I've Made A Thing: yafg
Dissatisfied with the existing solutions, I've made my own Markdown
plugin for creating
<figcaption> tags for pictures:
yafg. Here's why and how.
Published by Philipp Trommler. This article has also been translated to: de.
As I've mentioned in my first article on my new
blog, I was unable to find a – for my
needs – working Markdown plugin that wraps proper
<figcaption> tags around my images. One of them used a strange syntax, another
one used the
alt attribute for generating the caption (more on that later) and
a third one was additionally broken in a way that it couldn't handle multiline
All in all a dissatisfying situation, especially since I think that semantic
HTML tags like
<figcaption> are really important because of
accessibility, which is, by the way, also the reason why using the
attribute for the caption is bad. The
alt is meant as an alternative (hence
the name) representation of the element carrying the attribute to make it
accessible to those who otherwise cannot access it for one reason or another. As
the HTML standard puts
"One way to think of alternative text is to think about how you would read the page containing the image to someone over the phone, without mentioning that there is an image present. Whatever you say instead of the image is typically a good start for writing the alternative text."
(at least for the most prominent (content-wise) images which are likely the ones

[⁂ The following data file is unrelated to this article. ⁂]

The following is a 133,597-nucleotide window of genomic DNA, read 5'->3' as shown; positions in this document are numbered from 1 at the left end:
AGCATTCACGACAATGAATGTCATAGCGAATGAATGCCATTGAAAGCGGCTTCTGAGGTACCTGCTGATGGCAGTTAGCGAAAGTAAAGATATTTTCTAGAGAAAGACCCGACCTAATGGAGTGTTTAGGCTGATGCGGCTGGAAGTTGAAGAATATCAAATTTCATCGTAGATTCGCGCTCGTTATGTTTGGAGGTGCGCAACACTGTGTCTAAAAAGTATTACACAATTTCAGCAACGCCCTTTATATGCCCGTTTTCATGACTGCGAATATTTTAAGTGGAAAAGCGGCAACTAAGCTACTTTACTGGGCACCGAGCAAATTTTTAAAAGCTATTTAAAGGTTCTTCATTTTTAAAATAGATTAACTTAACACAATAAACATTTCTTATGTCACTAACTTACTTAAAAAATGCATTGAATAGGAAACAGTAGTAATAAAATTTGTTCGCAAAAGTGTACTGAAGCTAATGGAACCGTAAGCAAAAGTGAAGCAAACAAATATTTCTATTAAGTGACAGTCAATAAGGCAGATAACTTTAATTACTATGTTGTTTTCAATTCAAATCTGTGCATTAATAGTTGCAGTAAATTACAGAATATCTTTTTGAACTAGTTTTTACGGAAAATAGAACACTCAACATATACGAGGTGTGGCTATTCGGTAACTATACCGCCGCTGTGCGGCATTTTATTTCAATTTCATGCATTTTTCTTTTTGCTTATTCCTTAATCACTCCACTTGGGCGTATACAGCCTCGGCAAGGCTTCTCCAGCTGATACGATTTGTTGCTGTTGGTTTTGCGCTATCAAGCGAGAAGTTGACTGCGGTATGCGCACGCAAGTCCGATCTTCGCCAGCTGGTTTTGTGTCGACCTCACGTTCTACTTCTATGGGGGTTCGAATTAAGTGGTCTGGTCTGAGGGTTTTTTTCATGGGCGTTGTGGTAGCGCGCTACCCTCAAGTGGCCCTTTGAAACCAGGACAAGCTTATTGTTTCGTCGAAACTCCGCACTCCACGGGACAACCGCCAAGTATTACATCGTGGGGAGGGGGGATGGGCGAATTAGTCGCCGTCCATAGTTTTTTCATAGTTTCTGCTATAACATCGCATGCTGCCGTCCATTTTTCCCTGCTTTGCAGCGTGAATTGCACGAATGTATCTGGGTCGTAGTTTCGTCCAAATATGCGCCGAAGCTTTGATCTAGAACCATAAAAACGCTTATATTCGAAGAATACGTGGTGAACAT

you want to surround with
<figure> tags). A caption – on the other
hand – is more like a paraphrase, maybe naming and citing additional
sources and giving an interpretation (in my understanding). The
attribute in turn has no real meaning more than a vague "[…] information […]
appropriate for a tooltip" and its usage is
Thus, it's an ideal candidate to hold the caption.
And here's where yafg comes into play: It
wraps all freestanding images in
<figure> tags and uses the images' titles to
form an appropriate
<figcaption>. Of course it supports multiline captions so
you can format your Markdown files as wanted. Additionally, you can strip the
title attribute from the image so you don't have to add it to your HTML if
you otherwise wouldn't do it. To achieve this, it implements a Markdown
Treeprocessor instead of working with always-breaking regular expressions.
One small update that I've planned for the future is that you can add custom
classes to both the
<figure> and the
<figcaption> tags for styling and
scripting purposes. But that has to wait for now, probably until I need it
If you want to try out yafg yourself, you can install it via PyPI. Short notes on how to use it in plain Python as well as in Pelican can be found in the README. Good luck and feedback is welcome!
Filed under I've Made A Thing. Tags: python, markdown, yafg.
Want to comment on this article? Write me at blog [at] philipp-trommler [dot] me!